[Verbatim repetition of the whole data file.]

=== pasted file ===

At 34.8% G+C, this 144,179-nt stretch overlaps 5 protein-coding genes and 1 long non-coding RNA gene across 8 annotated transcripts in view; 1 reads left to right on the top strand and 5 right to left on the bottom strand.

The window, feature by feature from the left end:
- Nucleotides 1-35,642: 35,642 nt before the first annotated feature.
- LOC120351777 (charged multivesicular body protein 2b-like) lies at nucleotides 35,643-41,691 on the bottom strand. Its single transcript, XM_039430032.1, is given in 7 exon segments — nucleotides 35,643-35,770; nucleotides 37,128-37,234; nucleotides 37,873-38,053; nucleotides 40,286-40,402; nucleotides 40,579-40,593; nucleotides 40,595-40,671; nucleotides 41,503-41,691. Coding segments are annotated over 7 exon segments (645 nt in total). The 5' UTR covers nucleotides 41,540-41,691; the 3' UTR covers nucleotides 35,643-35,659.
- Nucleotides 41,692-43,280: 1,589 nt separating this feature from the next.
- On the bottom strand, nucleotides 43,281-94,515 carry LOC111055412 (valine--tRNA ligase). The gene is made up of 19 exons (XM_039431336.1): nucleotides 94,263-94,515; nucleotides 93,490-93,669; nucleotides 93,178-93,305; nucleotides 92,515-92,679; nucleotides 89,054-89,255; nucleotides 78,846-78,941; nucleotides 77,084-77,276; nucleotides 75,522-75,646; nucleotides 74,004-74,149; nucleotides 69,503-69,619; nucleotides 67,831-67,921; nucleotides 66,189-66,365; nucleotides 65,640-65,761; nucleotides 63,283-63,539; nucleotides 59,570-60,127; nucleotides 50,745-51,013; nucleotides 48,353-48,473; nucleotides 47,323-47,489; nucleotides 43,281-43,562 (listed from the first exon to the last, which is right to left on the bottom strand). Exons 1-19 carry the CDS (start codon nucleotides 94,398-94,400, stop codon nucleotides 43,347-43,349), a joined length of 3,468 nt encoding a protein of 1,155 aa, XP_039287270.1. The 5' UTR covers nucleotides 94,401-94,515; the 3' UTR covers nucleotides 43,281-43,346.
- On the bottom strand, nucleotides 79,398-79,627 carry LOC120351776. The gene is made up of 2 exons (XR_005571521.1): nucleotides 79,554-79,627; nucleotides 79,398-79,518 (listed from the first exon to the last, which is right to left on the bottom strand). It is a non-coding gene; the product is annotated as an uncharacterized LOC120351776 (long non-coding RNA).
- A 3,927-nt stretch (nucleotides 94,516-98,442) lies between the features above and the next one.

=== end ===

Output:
At 34.8% G+C, this 144,179-nt stretch overlaps 5 protein-coding genes and 1 long non-coding RNA gene across 8 annotated transcripts in view; 1 reads left to right on the top strand and 5 right to left on the bottom strand.

The window, feature by feature from the left end:
- Nucleotides 1-35,642: 35,642 nt before the first annotated feature.
- LOC120351777 (charged multivesicular body protein 2b-like) lies at nucleotides 35,643-41,691 on the bottom strand. Its single transcript, XM_039430032.1, is given in 7 exon segments — nucleotides 35,643-35,770; nucleotides 37,128-37,234; nucleotides 37,873-38,053; nucleotides 40,286-40,402; nucleotides 40,579-40,593; nucleotides 40,595-40,671; nucleotides 41,503-41,691. Coding segments are annotated over 7 exon segments (645 nt in total). The 5' UTR covers nucleotides 41,540-41,691; the 3' UTR covers nucleotides 35,643-35,659.
- Nucleotides 41,692-43,280: 1,589 nt separating this feature from the next.
- On the bottom strand, nucleotides 43,281-94,515 carry LOC111055412 (valine--tRNA ligase). The gene is made up of 19 exons (XM_039431336.1): nucleotides 94,263-94,515; nucleotides 93,490-93,669; nucleotides 93,178-93,305; nucleotides 92,515-92,679; nucleotides 89,054-89,255; nucleotides 78,846-78,941; nucleotides 77,084-77,276; nucleotides 75,522-75,646; nucleotides 74,004-74,149; nucleotides 69,503-69,619; nucleotides 67,831-67,921; nucleotides 66,189-66,365; nucleotides 65,640-65,761; nucleotides 63,283-63,539; nucleotides 59,570-60,127; nucleotides 50,745-51,013; nucleotides 48,353-48,473; nucleotides 47,323-47,489; nucleotides 43,281-43,562 (listed from the first exon to the last, which is right to left on the bottom strand). Exons 1-19 carry the CDS (start codon nucleotides 94,398-94,400, stop codon nucleotides 43,347-43,349), a joined length of 3,468 nt encoding a protein of 1,155 aa, XP_039287270.1. The 5' UTR covers nucleotides 94,401-94,515; the 3' UTR covers nucleotides 43,281-43,346.
- On the bottom strand, nucleotides 79,398-79,627 carry LOC120351776. The gene is made up of 2 exons (XR_005571521.1): nucleotides 79,554-79,627; nucleotides 79,398-79,518 (listed from the first exon to the last, which is right to left on the bottom strand). It is a non-coding gene; the product is annotated as an uncharacterized LOC120351776 (long non-coding RNA).
- A 3,927-nt stretch (nucleotides 94,516-98,442) lies between the features above and the next one.